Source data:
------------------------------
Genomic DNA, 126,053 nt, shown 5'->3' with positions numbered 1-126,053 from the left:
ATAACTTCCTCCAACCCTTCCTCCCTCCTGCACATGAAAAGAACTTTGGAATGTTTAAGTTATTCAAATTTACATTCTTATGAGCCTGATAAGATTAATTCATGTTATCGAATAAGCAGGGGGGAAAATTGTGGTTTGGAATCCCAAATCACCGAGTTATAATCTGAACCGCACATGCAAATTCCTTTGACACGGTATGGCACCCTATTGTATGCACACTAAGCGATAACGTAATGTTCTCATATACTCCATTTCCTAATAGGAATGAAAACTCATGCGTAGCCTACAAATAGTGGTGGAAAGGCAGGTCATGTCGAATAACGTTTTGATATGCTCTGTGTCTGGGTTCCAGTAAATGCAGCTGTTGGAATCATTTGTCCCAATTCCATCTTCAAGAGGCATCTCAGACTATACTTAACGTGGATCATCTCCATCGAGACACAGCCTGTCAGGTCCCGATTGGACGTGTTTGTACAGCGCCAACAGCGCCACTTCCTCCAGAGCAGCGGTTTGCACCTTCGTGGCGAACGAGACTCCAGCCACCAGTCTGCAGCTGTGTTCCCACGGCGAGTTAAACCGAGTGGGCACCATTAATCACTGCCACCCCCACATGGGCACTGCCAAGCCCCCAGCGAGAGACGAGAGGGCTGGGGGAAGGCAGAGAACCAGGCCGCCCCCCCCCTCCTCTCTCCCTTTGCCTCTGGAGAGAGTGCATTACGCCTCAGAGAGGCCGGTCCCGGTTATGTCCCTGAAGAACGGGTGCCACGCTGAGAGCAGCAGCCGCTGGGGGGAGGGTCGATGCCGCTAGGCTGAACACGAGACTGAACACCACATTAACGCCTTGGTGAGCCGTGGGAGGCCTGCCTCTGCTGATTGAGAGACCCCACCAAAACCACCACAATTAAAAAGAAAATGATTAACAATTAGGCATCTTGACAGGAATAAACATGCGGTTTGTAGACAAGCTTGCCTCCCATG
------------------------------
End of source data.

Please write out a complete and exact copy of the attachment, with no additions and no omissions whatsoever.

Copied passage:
Genomic DNA, 126,053 nt, shown 5'->3' with positions numbered 1-126,053 from the left:
ATAACTTCCTCCAACCCTTCCTCCCTCCTGCACATGAAAAGAACTTTGGAATGTTTAAGTTATTCAAATTTACATTCTTATGAGCCTGATAAGATTAATTCATGTTATCGAATAAGCAGGGGGGAAAATTGTGGTTTGGAATCCCAAATCACCGAGTTATAATCTGAACCGCACATGCAAATTCCTTTGACACGGTATGGCACCCTATTGTATGCACACTAAGCGATAACGTAATGTTCTCATATACTCCATTTCCTAATAGGAATGAAAACTCATGCGTAGCCTACAAATAGTGGTGGAAAGGCAGGTCATGTCGAATAACGTTTTGATATGCTCTGTGTCTGGGTTCCAGTAAATGCAGCTGTTGGAATCATTTGTCCCAATTCCATCTTCAAGAGGCATCTCAGACTATACTTAACGTGGATCATCTCCATCGAGACACAGCCTGTCAGGTCCCGATTGGACGTGTTTGTACAGCGCCAACAGCGCCACTTCCTCCAGAGCAGCGGTTTGCACCTTCGTGGCGAACGAGACTCCAGCCACCAGTCTGCAGCTGTGTTCCCACGGCGAGTTAAACCGAGTGGGCACCATTAATCACTGCCACCCCCACATGGGCACTGCCAAGCCCCCAGCGAGAGACGAGAGGGCTGGGGGAAGGCAGAGAACCAGGCCGCCCCCCCCCTCCTCTCTCCCTTTGCCTCTGGAGAGAGTGCATTACGCCTCAGAGAGGCCGGTCCCGGTTATGTCCCTGAAGAACGGGTGCCACGCTGAGAGCAGCAGCCGCTGGGGGGAGGGTCGATGCCGCTAGGCTGAACACGAGACTGAACACCACATTAACGCCTTGGTGAGCCGTGGGAGGCCTGCCTCTGCTGATTGAGAGACCCCACCAAAACCACCACAATTAAAAAGAAAATGATTAACAATTAGGCATCTTGACAGGAATAAACATGCGGTTTGTAGACAAGCTTGCCTCCCATG